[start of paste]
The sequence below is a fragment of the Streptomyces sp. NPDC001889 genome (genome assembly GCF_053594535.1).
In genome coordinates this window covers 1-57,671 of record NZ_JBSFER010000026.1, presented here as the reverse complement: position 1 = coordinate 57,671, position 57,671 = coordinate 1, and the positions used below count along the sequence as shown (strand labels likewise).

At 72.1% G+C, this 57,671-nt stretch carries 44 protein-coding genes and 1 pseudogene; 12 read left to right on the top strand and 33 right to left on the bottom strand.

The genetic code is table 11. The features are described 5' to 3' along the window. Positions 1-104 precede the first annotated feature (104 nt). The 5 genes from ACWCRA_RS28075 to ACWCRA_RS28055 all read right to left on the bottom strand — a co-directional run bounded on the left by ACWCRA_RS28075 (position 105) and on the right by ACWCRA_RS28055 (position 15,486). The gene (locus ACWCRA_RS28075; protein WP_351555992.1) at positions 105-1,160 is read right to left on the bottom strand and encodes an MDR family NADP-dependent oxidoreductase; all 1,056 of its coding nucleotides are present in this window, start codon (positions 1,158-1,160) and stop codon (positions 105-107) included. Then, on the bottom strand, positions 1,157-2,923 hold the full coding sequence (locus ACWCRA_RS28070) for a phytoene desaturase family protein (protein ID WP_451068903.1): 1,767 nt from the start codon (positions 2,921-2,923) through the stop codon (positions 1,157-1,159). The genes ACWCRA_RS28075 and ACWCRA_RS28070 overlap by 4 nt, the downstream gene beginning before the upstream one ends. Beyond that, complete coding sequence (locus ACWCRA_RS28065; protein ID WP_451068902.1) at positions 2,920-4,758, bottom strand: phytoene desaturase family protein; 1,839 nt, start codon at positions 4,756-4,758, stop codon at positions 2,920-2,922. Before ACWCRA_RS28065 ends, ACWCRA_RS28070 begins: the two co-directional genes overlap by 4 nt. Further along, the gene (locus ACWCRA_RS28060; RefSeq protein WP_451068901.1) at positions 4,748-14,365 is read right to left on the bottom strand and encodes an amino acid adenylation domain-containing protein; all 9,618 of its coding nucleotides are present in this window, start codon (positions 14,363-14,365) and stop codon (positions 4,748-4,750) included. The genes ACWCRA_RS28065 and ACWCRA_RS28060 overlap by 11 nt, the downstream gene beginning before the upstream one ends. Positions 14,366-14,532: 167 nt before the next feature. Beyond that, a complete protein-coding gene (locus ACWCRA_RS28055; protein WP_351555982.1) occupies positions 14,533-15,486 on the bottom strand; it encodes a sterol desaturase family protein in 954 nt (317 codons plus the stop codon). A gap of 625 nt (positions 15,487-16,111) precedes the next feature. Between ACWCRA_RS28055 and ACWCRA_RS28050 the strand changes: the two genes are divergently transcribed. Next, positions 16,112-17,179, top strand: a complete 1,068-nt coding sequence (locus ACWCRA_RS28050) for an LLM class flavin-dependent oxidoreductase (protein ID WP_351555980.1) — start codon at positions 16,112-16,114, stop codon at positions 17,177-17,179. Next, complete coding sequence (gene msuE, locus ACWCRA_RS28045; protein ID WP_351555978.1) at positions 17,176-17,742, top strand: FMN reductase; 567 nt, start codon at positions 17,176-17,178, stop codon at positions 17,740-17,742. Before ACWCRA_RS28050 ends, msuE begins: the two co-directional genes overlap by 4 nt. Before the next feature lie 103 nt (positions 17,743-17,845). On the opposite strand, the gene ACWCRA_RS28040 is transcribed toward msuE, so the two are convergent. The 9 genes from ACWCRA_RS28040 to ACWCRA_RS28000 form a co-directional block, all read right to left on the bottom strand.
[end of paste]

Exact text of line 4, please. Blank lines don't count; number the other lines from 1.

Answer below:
The genetic code is table 11. The features are described 5' to 3' along the window. Positions 1-104 precede the first annotated feature (104 nt). The 5 genes from ACWCRA_RS28075 to ACWCRA_RS28055 all read right to left on the bottom strand — a co-directional run bounded on the left by ACWCRA_RS28075 (position 105) and on the right by ACWCRA_RS28055 (position 15,486). The gene (locus ACWCRA_RS28075; protein WP_351555992.1) at positions 105-1,160 is read right to left on the bottom strand and encodes an MDR family NADP-dependent oxidoreductase; all 1,056 of its coding nucleotides are present in this window, start codon (positions 1,158-1,160) and stop codon (positions 105-107) included. Then, on the bottom strand, positions 1,157-2,923 hold the full coding sequence (locus ACWCRA_RS28070) for a phytoene desaturase family protein (protein ID WP_451068903.1): 1,767 nt from the start codon (positions 2,921-2,923) through the stop codon (positions 1,157-1,159). The genes ACWCRA_RS28075 and ACWCRA_RS28070 overlap by 4 nt, the downstream gene beginning before the upstream one ends. Beyond that, complete coding sequence (locus ACWCRA_RS28065; protein ID WP_451068902.1) at positions 2,920-4,758, bottom strand: phytoene desaturase family protein; 1,839 nt, start codon at positions 4,756-4,758, stop codon at positions 2,920-2,922. Before ACWCRA_RS28065 ends, ACWCRA_RS28070 begins: the two co-directional genes overlap by 4 nt. Further along, the gene (locus ACWCRA_RS28060; RefSeq protein WP_451068901.1) at positions 4,748-14,365 is read right to left on the bottom strand and encodes an amino acid adenylation domain-containing protein; all 9,618 of its coding nucleotides are present in this window, start codon (positions 14,363-14,365) and stop codon (positions 4,748-4,750) included. The genes ACWCRA_RS28065 and ACWCRA_RS28060 overlap by 11 nt, the downstream gene beginning before the upstream one ends. Positions 14,366-14,532: 167 nt before the next feature. Beyond that, a complete protein-coding gene (locus ACWCRA_RS28055; protein WP_351555982.1) occupies positions 14,533-15,486 on the bottom strand; it encodes a sterol desaturase family protein in 954 nt (317 codons plus the stop codon). A gap of 625 nt (positions 15,487-16,111) precedes the next feature. Between ACWCRA_RS28055 and ACWCRA_RS28050 the strand changes: the two genes are divergently transcribed. Next, positions 16,112-17,179, top strand: a complete 1,068-nt coding sequence (locus ACWCRA_RS28050) for an LLM class flavin-dependent oxidoreductase (protein ID WP_351555980.1) — start codon at positions 16,112-16,114, stop codon at positions 17,177-17,179. Next, complete coding sequence (gene msuE, locus ACWCRA_RS28045; protein ID WP_351555978.1) at positions 17,176-17,742, top strand: FMN reductase; 567 nt, start codon at positions 17,176-17,178, stop codon at positions 17,740-17,742. Before ACWCRA_RS28050 ends, msuE begins: the two co-directional genes overlap by 4 nt. Before the next feature lie 103 nt (positions 17,743-17,845). On the opposite strand, the gene ACWCRA_RS28040 is transcribed toward msuE, so the two are convergent. The 9 genes from ACWCRA_RS28040 to ACWCRA_RS28000 form a co-directional block, all read right to left on the bottom strand.